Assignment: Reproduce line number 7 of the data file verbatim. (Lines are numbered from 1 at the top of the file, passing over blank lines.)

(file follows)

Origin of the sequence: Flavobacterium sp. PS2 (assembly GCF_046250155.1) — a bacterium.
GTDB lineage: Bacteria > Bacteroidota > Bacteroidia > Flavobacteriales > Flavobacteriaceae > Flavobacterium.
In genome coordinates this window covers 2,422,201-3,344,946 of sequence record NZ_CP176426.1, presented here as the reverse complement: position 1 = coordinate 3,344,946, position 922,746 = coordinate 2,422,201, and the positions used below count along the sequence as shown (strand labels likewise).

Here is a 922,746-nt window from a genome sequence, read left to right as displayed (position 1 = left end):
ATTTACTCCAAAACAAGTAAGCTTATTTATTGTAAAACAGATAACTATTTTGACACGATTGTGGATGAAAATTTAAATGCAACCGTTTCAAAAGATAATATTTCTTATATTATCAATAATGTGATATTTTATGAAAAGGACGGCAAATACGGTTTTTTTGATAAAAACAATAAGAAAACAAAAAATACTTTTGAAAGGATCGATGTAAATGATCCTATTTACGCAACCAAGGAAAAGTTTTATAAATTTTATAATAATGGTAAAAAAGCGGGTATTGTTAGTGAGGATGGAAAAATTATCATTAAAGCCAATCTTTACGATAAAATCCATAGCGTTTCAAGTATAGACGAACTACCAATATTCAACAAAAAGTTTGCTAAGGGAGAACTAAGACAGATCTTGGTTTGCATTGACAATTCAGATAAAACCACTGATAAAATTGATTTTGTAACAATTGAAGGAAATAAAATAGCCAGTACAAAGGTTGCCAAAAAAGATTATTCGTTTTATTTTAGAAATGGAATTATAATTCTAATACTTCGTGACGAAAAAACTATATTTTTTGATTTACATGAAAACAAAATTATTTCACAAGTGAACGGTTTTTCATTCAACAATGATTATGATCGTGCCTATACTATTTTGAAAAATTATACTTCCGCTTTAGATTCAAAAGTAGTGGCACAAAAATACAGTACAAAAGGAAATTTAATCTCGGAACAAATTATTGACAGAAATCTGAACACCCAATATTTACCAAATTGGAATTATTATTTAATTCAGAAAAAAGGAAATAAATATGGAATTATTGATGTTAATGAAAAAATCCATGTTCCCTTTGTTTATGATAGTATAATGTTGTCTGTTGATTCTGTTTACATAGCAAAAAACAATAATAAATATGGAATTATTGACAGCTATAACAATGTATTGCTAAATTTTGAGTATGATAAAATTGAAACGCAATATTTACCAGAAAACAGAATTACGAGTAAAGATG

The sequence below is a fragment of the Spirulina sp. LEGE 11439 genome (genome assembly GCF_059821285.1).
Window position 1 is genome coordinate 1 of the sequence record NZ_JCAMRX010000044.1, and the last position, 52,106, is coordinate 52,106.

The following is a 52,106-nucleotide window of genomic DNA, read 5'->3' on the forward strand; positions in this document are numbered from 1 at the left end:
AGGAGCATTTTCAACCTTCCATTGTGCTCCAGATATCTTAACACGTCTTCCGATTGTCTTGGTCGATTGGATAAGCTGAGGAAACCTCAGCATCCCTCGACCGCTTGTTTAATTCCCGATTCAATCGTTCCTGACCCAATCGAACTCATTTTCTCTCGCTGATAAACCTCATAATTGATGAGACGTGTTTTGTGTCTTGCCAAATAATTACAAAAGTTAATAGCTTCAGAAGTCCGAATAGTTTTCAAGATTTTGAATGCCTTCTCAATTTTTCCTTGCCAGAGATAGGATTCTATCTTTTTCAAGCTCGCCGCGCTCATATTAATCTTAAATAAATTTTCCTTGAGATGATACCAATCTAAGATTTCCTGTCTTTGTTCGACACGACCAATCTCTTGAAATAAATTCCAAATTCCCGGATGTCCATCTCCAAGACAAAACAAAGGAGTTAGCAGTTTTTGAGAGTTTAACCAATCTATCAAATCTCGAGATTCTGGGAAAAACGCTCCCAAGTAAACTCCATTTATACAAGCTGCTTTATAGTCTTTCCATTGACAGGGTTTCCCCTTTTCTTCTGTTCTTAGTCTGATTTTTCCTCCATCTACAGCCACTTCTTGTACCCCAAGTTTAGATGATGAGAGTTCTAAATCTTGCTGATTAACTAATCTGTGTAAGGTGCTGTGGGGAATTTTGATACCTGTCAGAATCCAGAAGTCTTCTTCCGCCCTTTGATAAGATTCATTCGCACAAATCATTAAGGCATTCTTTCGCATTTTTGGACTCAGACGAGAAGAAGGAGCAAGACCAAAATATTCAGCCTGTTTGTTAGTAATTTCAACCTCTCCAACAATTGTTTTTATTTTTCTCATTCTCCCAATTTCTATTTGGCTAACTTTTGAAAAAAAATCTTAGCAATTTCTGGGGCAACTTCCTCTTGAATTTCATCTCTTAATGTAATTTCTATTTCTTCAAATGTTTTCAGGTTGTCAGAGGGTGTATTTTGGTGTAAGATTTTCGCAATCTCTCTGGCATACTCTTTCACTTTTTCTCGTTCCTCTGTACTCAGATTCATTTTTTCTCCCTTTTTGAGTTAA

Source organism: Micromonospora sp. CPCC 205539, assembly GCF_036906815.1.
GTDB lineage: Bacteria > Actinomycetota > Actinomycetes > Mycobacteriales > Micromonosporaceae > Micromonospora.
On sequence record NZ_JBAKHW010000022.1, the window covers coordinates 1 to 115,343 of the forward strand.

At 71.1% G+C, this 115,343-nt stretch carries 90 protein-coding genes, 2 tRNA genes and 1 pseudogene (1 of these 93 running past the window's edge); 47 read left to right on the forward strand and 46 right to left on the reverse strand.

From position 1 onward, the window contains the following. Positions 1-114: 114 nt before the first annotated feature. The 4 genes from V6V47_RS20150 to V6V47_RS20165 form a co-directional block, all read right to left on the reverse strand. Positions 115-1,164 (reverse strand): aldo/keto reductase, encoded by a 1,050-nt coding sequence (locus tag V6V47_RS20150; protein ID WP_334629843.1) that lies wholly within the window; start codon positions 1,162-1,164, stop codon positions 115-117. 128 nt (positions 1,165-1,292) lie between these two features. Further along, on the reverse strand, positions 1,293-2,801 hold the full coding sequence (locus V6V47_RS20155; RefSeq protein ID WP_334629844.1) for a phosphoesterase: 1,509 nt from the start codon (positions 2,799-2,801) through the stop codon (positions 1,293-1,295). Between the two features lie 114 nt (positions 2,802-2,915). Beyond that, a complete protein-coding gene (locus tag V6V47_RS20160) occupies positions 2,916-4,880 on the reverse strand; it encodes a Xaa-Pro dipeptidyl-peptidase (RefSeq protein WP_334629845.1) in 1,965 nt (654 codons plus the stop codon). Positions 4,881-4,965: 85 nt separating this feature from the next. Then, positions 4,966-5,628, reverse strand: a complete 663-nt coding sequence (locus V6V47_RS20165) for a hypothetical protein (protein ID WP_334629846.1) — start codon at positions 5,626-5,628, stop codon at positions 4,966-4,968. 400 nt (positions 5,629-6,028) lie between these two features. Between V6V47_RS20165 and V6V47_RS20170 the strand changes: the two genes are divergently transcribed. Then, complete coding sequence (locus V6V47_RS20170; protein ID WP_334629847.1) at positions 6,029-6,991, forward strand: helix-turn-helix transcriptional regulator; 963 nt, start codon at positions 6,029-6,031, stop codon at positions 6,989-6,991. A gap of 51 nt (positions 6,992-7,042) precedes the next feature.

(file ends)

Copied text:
Window position 1 is genome coordinate 1 of the sequence record NZ_JCAMRX010000044.1, and the last position, 52,106, is coordinate 52,106.